Usher Raymond’s ex-wife, Tameka Raymond, recently filed an Emergency motion seeking a change in custody of their minor children. Last year, in an intense custody battle, Usher was granted primary custody of the children.
Recently, one of their son’s Usher Raymond V was swimming in the pool at home when he somehow managed to get his arm stuck in a drain hole. This allegedly resulted in him being stuck underwater and nearly drowning; he was rushed to the intensive care unit.
Soon after she was informed of the accident, Ms. Raymond filed an emergency hearing alleging that Usher was to blame for the accident due to allowing irresponsible caregivers to watch their children while he is frequently away (she claims that he is out of town 85% of the time)
After an emotional hearing that included testimony from both parties, the Judge ruled in favor of Usher Raymond, finding that there was not sufficient evidence to warrant a change of custody.
So what happened? After such a terrible accident that was nearly fatal, why didn’t the court grant custody to Ms. Raymond?:
1) No change in circumstances
Generally, once final child custody orders have been made, in order to change the order (unless the parties mutually agree to a change), there must be a substantial change in circumstances since the order was made, that create a need to change custody for the best interest of the children. In this case, Ms. Raymond’s argument was solely based upon this one incident that was admittedly an accident. One accident is just that-an accident and doesn’t constitute a change of circumstances.
2) Best Interest of Child
Child custody is also based on what’s in the best interest of the child. During the last custody battle, at which the Judge ultimately granted primary custody to Usher, the court determined that it would be in the best interest of the children to live primarily with Usher. Again, this one accident is not enough to show that a change of custody would be in the best interest of the children. In fact, it arguably could be detrimental to the children as it would suddenly uproot them from their accustomed daily routines, all due to one accident.
3) Accidents happen
Unfortunately, no one is perfect. Additionally, circumstances are rarely perfect. With that being said, accidents happen. Absent a showing that Usher was negligent in hiring the caregiver or that the caregiver was negligent, arguably, this situation could’ve happened to anyone.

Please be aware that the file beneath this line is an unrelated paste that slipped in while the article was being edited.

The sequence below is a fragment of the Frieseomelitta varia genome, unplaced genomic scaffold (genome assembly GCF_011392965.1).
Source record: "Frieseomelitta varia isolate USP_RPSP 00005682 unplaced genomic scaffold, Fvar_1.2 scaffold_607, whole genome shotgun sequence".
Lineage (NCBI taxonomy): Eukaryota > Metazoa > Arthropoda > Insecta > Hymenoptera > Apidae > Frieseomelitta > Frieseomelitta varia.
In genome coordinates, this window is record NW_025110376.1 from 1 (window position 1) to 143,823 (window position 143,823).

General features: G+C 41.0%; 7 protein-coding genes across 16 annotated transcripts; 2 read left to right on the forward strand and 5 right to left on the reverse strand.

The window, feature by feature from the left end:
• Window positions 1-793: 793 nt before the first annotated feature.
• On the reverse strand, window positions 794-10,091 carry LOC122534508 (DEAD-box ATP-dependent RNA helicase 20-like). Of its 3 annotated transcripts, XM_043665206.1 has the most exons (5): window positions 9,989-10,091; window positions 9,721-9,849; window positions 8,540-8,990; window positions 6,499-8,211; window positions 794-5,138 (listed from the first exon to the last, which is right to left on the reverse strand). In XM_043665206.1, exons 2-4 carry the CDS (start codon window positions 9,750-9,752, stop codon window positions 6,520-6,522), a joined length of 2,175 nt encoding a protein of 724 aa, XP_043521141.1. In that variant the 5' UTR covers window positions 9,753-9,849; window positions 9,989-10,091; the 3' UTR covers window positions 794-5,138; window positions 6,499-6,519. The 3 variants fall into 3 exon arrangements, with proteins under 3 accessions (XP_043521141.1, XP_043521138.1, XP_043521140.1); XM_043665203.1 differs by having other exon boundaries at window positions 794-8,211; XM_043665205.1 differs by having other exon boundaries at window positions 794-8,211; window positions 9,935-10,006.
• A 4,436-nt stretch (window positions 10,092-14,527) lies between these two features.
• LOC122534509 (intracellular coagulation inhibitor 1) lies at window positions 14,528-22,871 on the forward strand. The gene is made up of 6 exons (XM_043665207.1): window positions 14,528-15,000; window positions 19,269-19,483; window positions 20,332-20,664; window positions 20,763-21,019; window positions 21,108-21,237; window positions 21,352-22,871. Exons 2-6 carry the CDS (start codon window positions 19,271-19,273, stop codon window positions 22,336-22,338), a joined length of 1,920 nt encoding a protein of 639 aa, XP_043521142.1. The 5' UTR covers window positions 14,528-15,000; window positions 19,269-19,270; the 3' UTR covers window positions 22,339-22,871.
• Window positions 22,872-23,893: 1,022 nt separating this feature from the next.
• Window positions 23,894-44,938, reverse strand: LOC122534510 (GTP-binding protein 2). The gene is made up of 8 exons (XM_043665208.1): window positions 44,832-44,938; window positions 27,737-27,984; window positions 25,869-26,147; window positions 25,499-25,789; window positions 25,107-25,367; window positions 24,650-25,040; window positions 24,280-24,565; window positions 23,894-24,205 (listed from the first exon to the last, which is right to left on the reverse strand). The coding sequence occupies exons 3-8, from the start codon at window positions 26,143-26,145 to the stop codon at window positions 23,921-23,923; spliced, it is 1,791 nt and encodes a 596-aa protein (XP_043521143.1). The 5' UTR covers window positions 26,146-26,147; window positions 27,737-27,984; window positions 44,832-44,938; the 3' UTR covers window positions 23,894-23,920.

4) Hiring caregivers to care for your children while you work doesn’t mean you’re an absent parent?
Another argument relied upon by Ms. Raymond is the fact that Usher has a busy work schedule which often requires him to be away from his children. Because working is a part of life in order to provide the necessaries of life for your family, most states find that a party shall not be punished for working or hiring a caregiver to care for their children while working (hence why daycare and schools exist, so that the children may receive the care they need in order to thrive while their parents work).
5) Sufficient evidence is vital
Ms. Raymond’s evidence and testimony was largely based on hearsay. Ms. Raymond had no sufficient evidence to show that Mr. Raymond is an absent parent, that the caregivers are responsible, or many of her other allegations. Because the evidence is vital to making a determination in your favor, and Ms. Raymond didn’t have much evidence at the time of the ruling, things didn’t work out in her favor.
Takeaway: When something like this happens, it’s best to put all of your focus on ensuring that your child recovers while your attorney gathers all of the evidence that’s necessary to prove your case. Because filing this emergency motion was so rushed, not only did Ms. Raymond not produce sufficient evidence, but she also wasted valuable time that could’ve been spent with her son at the hospital.